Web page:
Continuing to use and move your arm after the shot can also keep things from stiffening up, and applying a cool wet washcloth can help relieve pain or swelling.
Where can you get vaccines?
Despite the fact that the COVID public health emergency has ended, we should still expect to find COVID and flu shots in the same places as years past, including:
Urgent care centers
While bigger institutions and hospital systems may get their COVID vaccine supplies earlier, Buchholz says that in the next few weeks, they should be available everywhere, including at smaller practices and independent pharmacies. The RSV vaccine, however, may be less ubiquitous.
“The thing to know about the RSV vaccine for ages 60 and older is that most pharmacies have it, [and] small doctor’s offices may not have it,” Buchholz says. “So your better bet is with a pharmacy.”
For children, vaccine availability may vary. Some states allow pharmacies to give vaccines to small children, while others have age cutoffs. In any case, pediatricians and family medicine doctors are a safe go-to.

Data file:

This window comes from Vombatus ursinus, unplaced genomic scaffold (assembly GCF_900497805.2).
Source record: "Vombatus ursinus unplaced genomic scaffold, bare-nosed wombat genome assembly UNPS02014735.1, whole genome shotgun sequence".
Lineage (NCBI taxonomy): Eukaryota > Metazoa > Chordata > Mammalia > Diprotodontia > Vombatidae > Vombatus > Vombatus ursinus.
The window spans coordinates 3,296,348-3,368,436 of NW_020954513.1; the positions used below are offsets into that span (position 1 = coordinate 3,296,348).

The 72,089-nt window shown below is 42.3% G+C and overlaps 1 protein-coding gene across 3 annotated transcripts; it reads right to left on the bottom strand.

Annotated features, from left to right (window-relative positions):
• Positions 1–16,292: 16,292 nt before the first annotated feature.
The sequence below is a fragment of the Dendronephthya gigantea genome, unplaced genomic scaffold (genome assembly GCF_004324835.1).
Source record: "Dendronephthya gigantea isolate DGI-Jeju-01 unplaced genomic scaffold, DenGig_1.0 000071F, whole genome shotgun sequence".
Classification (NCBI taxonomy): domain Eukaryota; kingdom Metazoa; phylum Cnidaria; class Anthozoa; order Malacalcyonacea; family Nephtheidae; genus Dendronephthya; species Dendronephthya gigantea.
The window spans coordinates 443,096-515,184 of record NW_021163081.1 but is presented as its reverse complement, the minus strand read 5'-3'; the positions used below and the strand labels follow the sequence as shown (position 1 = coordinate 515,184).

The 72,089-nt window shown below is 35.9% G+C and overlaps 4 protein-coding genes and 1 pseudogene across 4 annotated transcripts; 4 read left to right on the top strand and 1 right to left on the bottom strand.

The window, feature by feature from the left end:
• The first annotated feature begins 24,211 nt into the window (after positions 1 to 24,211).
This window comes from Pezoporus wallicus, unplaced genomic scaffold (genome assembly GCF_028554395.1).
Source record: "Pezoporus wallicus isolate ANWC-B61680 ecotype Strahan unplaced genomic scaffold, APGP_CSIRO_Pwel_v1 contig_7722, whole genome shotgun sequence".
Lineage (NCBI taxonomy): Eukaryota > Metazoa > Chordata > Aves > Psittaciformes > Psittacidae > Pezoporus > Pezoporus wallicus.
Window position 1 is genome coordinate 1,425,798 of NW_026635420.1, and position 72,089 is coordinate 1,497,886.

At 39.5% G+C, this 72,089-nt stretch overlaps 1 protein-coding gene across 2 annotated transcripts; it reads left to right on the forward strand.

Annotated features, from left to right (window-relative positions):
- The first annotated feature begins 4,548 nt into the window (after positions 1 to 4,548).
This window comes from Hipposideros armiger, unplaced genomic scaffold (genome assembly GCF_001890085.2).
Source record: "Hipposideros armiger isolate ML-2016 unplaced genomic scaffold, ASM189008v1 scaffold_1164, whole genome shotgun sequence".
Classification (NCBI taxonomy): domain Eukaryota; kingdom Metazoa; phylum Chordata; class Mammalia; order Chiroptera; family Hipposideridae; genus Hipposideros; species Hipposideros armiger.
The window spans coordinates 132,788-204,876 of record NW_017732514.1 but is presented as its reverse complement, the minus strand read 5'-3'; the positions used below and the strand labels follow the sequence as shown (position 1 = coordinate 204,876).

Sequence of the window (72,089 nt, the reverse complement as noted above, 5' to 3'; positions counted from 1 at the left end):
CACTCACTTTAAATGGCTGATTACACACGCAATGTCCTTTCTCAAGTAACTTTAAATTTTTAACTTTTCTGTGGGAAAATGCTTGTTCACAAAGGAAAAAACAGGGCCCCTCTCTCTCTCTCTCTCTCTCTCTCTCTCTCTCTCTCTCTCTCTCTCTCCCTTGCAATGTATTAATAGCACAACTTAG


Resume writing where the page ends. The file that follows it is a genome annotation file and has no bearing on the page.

Are vaccines free? What if you don’t have insurance?
With insurance: For flu and COVID, “almost all insurance and Medicare and Medicaid do pay for the vaccine,” Murphy says. For RSV, Buchholz says that “Medicare will pay for RSV vaccine under the Part D benefit at a pharmacy.”
Without insurance: Contact your local health department, which often has programs that give free vaccines to people who otherwise can’t afford it. Some public health clinics may also provide vaccines free of charge.
Do you need to bring your COVID vaccine card with you?
Those little cards we received early in the pandemic to show proof of vaccination don’t really matter anymore. But as with any medical record, experts say it may still be a good idea to hang on to that info.
If you’ve lost your COVID vaccine card and want to replace it, you can contact the location where you got your vaccine to request a new card or copy of your vaccination record. You can also contact your state health department’s immunization information system; while they can’t give you a new card, they can provide a digital or paper copy with your vaccine info.